Tuesday, 22 October 2013

War as a Driving Force for Civilisation

Andrew Brown at The Guardian posted an article at the weekend about war. I, unsurprisingly, have opinions.

The article itself is actually pretty good at showcasing a point that is often overlooked by people who aren’t as into war as yours truly. Brown discusses a recent study which uses computer modeling to show how war has been the driving force behind the emergence of civilised societies (societies with bureaucracies, networks of mutual trust, public order etc.) The authors of the study mapped Europe, Asia and North Africa and found a strong correlation between the development of military technology and the development of ‘ultrasocial’ societies. This is a fascinating rebuttal to those who, like Edwin Starr, think that war has only played a destructive role in the development of human societies.

While I don’t disagree with the content of the article, what irks me is that Brown is presenting this information as if it’s new! What about Charles Tilly? What about Philip Bobbitt? While the use of computer modeling to show the relationship between war and human society is new, the argument that war is a powerful driving force for societal innovation is certainly not.

Charles Tilly argued in 1975 that “war made the state”. According to his theory, military innovation (such as large, conscripted armies and gunpowder) made war extremely expensive. Only the richest, most populous states could maintain the military capability required to guarantee their security and survival. Thus the modern state, with its taxes, and the bureaucracies required to collect those taxes, developed as a way of feeding the war machine.

This idea is expanded upon by Bobbitt in his excellent book ‘The Shield of Achilles’. Bobbitt takes an epicly broad, historical perspective to demonstrate the importance of war in shaping constitutional innovation, the nation state and the free market. His book is too immense (the book’s nearly 1,000 pages long) to summarise for a blog but his core argument is that there is a reciprocal interplay between military strategy and constitutional innovation. So the French revolution brought about the Napoleonic revolution in military strategy, and the innovations in artillery during the Renaissance brought about the princely states.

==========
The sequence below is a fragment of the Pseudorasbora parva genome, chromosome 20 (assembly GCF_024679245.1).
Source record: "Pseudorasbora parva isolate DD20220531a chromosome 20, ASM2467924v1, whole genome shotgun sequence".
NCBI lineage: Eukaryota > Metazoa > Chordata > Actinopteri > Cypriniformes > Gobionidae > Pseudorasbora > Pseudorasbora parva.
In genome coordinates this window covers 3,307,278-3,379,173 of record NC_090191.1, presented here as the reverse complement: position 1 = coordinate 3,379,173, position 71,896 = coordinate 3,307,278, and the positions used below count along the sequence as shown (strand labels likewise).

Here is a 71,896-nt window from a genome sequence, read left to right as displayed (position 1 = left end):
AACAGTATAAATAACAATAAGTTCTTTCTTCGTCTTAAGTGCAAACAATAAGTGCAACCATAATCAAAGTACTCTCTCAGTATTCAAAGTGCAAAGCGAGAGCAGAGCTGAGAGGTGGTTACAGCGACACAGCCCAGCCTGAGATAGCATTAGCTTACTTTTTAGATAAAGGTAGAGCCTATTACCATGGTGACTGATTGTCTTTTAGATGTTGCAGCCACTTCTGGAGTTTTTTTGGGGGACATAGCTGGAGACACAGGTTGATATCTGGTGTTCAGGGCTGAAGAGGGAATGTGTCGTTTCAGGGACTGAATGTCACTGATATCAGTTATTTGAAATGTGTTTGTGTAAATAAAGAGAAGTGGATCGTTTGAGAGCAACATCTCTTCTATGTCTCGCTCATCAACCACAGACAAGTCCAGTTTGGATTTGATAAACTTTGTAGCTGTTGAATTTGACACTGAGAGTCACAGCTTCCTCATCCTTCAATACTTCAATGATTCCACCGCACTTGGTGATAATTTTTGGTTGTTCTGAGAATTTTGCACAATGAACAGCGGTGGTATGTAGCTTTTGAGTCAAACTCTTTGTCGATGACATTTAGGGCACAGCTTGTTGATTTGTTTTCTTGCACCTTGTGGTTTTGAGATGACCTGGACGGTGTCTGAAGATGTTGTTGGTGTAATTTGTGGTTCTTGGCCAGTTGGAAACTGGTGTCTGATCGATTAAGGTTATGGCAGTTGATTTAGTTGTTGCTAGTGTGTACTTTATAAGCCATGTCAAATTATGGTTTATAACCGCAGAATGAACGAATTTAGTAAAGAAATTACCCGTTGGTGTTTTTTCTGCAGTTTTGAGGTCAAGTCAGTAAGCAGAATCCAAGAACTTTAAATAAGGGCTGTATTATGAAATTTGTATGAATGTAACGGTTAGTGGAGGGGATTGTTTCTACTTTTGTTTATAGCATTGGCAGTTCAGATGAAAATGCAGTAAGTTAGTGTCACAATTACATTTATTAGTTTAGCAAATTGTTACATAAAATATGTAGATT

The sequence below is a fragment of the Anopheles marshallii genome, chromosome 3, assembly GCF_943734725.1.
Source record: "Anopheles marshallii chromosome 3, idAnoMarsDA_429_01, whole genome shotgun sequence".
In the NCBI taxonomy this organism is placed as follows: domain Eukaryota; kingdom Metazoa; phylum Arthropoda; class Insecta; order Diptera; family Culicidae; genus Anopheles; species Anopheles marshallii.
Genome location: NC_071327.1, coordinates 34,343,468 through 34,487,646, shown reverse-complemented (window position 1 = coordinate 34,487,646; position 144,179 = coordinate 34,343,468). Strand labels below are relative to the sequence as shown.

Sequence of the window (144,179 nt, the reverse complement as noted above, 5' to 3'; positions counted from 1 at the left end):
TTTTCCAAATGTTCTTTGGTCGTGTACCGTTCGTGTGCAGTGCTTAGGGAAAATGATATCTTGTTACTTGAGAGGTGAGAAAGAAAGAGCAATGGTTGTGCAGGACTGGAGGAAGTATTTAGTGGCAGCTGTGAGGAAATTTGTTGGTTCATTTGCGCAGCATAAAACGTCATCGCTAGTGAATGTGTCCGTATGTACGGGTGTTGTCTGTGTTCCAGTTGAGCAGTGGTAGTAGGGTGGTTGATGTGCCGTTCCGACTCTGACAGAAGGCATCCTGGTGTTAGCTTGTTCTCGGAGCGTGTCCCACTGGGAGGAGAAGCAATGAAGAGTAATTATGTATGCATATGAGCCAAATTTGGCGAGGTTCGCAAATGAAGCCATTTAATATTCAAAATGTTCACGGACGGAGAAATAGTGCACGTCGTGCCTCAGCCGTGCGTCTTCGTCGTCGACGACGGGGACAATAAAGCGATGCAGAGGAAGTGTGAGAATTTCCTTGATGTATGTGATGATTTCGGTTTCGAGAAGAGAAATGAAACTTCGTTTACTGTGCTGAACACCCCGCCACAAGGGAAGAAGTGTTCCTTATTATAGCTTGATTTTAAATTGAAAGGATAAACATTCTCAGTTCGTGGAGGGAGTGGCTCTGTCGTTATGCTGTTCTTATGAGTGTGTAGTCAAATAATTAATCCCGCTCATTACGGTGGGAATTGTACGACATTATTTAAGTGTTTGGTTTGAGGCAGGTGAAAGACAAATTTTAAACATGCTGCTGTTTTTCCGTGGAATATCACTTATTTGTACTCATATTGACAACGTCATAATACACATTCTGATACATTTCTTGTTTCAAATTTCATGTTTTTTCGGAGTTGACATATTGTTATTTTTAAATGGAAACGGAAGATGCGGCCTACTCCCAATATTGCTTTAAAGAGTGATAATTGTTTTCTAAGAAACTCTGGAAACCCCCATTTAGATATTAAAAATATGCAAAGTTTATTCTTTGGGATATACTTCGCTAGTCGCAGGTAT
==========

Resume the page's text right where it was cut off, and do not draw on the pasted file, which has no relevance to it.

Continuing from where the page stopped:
Brown writes books on religion so I don’t really expect him to have an encyclopedic knowledge of war literature. But Tilly is a classic! Even the most perfunctory of Google searches on war and the development of the modern state would have revealed that the study Brown is discussing is hardly groundbreaking. Since Brown quite regularly discusses war, it might not be a bad idea for him to peruse some Bobbitt. 


Tilly C (1975) The Formation of National States in Western Europe 

Bobbitt P (2002) The Shield of Achilles: War, Peace and the Course of History

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